Just as some people are allergic to latex, animals can be allergic to certain surface substances. Something as small as the fibers in their favorite dog blanket or the plastic in the cat’s drinking bowl can cause irritation. Contact allergies are some of the easiest to treat, as the irritant in question just needs to be removed, but identifying the irritant can take a lot of time and observation.
Fleas are a constant problem in a warmer environments, so a flea allergy is something to constantly be on the lookout for. Flea saliva is incredibly allergenic and animals with any type of allergies are 75-90% more likely to be affected by these flea allergens. A major indicator of a flea allergy: look where your pet is scratching. If they are itching mostly over the back half of their body (like their tail and hindquarters), look into upping your flea control game and consult your local vet.
Pets in Florida aren’t typically subjected to what we call seasonal allergies (it’s more year-round in this climate), but they can become prone to allergies from pollen, dust mites, mold and mildew. Next to flea allergies, inhalant allergies are the most commonly diagnosed and are usually exhibited with skin and ear itching as well as coughing and sneezing. To identify inhalant allergies, your pet will need to undergo skin or blood tests, but treatment is generally easy to apply once correctly identified.
We’ve covered some of the basics when it comes to pet boarding, but what about those who choose to travel with their furry friends? You’re in luck: Florida is full of pet-friendly resorts. If you can’t bear to part with your pets for that trip to the beach or even for that overnight business trip, we’ve rounded up some of the best and most pet friendly places to stay for some of Florida’s top destinations:
Destination Key West:
This hotel, unlike other options, accepts not just dogs, but cats, birds, and most other pets with prior hotel approval. With reasonable fees (it’s only $20 additional a night per pet) and a guaranteed room with a pool view, you and your pet can lounge by the water, frolic on the beach and sightsee together. Not to mention it still has great amenities for humans, like WiFi and free breakfast!
Destination Sanibel Island:
For pet owners looking to bring pets that are a little bigger to play in the sun and sand, there’s the Tropical Winds Beachfront Motel and Cottages. Tropical Winds allows guests to bring two pets, as well, but with a higher weight limit: as long as your furry friend is under 60 lbs, it’s only an additional $20 per pet, per night. Bonus: the beachfront motel offers screened in porch options, so if you want to keep a closer eye on your pet as they take in the ocean air, you can rest easy knowing they can’t wander far without you!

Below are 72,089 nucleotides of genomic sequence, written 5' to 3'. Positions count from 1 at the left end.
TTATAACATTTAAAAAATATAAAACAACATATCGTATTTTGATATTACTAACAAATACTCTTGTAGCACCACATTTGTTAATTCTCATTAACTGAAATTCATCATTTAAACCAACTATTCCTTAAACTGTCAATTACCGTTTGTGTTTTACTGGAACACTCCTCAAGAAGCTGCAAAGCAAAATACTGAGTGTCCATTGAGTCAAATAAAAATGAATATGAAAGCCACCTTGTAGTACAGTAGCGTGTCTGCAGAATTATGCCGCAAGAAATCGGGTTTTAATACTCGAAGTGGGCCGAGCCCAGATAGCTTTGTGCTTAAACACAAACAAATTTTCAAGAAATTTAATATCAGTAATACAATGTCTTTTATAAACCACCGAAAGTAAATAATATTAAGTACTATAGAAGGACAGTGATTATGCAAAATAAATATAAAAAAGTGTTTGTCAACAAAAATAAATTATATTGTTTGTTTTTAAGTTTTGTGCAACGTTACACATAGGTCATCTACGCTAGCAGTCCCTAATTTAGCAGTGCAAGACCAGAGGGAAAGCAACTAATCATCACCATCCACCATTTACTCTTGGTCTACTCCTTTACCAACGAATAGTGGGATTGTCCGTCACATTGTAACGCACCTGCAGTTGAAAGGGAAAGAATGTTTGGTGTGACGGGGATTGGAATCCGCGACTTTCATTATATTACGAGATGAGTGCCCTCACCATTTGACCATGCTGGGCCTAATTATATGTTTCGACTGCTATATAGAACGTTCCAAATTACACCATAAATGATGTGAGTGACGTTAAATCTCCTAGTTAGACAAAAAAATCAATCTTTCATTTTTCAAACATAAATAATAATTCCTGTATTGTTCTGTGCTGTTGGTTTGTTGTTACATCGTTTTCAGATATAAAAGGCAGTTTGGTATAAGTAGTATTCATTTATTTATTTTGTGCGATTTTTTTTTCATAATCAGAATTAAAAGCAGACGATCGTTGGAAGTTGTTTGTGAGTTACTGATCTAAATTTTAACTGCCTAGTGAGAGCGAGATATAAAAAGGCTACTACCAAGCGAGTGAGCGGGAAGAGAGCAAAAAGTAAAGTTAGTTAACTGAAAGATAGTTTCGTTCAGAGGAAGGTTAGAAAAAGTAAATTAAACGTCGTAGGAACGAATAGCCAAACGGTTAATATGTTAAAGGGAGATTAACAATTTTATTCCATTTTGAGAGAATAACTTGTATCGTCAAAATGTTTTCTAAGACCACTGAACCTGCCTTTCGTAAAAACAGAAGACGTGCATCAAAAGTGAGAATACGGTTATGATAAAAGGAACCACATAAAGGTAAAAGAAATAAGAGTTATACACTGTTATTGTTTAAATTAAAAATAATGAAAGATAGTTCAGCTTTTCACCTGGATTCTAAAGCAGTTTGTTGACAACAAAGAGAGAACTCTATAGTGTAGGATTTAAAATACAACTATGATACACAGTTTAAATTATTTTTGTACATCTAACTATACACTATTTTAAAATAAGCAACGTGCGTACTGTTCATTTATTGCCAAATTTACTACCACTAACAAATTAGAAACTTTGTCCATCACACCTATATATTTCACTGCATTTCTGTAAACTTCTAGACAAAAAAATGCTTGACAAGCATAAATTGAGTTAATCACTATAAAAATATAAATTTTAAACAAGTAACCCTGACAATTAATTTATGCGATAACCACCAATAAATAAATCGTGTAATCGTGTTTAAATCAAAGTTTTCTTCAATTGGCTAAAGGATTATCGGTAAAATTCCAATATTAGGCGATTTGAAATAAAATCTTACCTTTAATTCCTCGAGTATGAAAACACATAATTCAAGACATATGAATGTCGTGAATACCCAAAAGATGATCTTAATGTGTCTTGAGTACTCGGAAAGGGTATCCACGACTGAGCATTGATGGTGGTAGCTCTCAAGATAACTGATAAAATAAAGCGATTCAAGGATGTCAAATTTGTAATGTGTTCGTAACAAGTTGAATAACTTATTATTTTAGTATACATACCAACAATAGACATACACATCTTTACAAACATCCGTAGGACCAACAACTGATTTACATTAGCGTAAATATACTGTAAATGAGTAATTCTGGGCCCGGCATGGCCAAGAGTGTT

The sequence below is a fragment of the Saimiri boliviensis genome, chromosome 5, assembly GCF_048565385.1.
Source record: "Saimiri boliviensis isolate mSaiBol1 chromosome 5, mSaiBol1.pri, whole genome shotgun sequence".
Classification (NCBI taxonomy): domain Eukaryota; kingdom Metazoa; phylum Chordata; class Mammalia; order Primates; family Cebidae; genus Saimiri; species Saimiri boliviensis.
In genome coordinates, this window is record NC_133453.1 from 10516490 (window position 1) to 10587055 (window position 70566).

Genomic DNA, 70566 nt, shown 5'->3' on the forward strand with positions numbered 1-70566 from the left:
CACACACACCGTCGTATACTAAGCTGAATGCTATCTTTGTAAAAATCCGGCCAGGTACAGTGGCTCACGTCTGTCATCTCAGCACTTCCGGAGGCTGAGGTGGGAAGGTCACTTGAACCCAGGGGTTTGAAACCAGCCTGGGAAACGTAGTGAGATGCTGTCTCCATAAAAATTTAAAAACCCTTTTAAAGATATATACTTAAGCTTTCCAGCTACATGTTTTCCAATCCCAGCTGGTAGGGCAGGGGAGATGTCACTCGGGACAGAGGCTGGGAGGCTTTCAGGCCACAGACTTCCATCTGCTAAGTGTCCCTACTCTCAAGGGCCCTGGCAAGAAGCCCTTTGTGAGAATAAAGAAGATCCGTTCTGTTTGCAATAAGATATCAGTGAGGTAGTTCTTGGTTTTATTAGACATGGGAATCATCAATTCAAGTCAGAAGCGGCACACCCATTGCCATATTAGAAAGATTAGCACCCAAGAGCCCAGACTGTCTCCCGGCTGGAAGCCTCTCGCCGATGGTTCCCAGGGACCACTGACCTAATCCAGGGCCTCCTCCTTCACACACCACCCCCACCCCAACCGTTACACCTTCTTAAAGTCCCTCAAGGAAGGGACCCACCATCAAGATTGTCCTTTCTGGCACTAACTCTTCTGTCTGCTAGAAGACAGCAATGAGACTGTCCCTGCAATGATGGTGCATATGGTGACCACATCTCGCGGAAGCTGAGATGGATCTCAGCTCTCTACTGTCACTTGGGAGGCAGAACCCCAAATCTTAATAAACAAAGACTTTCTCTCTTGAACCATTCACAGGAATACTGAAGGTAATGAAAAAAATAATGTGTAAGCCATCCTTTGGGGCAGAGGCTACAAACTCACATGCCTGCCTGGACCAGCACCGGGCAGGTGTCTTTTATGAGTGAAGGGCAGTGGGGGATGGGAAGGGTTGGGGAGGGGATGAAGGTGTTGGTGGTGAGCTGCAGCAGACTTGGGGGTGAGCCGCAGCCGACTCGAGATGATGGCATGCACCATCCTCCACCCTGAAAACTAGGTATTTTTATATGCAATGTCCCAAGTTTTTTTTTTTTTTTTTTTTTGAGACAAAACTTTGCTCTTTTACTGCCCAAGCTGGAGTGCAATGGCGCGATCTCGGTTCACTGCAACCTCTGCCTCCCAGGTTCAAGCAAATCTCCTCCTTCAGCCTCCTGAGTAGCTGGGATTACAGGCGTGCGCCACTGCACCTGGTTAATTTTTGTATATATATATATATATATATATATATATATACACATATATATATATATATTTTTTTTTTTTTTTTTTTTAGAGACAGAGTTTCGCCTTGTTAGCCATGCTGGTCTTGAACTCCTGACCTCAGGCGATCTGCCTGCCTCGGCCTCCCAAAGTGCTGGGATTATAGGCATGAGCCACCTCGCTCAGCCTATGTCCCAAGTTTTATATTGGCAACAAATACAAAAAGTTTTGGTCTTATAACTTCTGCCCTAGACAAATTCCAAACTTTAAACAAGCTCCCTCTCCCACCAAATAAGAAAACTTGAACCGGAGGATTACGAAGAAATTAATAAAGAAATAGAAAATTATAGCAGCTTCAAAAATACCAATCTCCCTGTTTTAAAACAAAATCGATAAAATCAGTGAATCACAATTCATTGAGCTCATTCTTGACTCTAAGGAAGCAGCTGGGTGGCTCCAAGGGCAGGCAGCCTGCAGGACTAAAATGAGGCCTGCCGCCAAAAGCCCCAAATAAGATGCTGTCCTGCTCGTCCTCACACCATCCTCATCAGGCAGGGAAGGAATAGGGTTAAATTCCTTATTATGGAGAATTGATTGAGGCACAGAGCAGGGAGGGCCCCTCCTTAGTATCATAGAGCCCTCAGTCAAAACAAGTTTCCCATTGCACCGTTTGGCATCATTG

Orlando is one of the top destinations in Florida, partially because of theme parks like Disney and Universal Studios, so finding a pet friendly place to stay can be a challenge. Luckily, there are options like La Quinta Inn, which is only a half mile from Universal Studios. Besides the convenience of being right by Universal Studios (not to mention the free shuttle rides between the theme park and La Quinta Inn), this hotel allows guests to bring up to two pets, under 50 lbs, for no additional fee. For the value, you really can’t beat it, especially if you want to bring the entire family on your family vacation!
Destination Daytona Beach:
Daytona Beach is a popular Florida location to spend some time in the surf, but for those who enjoy retiring for the night in a more relaxing environment where their pet is welcome, The Shores Resort & Spa is a great alternative. The resort accommodates up to two pets, under 50 lbs, for an additional pet fee of $64 a room. This resort is a bit more cost effective per pet than those charging a per-pet rental fee. With a gorgeous view of the beach, it’s hard to resist those types of perks with your pet.
Destination Saint Augustine:
Perhaps no resort in Saint Augustine offers the kind of pet-friendly environment that you’ll find at the Saint Augustine Beach House. The Beach House allows guests to bring up to three pets of any size for an additional $25 per pet, and goes above and beyond by offering water bowls, pet treats, waste bag stations and even a pet bed if you like! Located beachfront, all pets on a leash are welcome to join you in the sand, and the views are breathtaking. Consider it next time you plan a visit!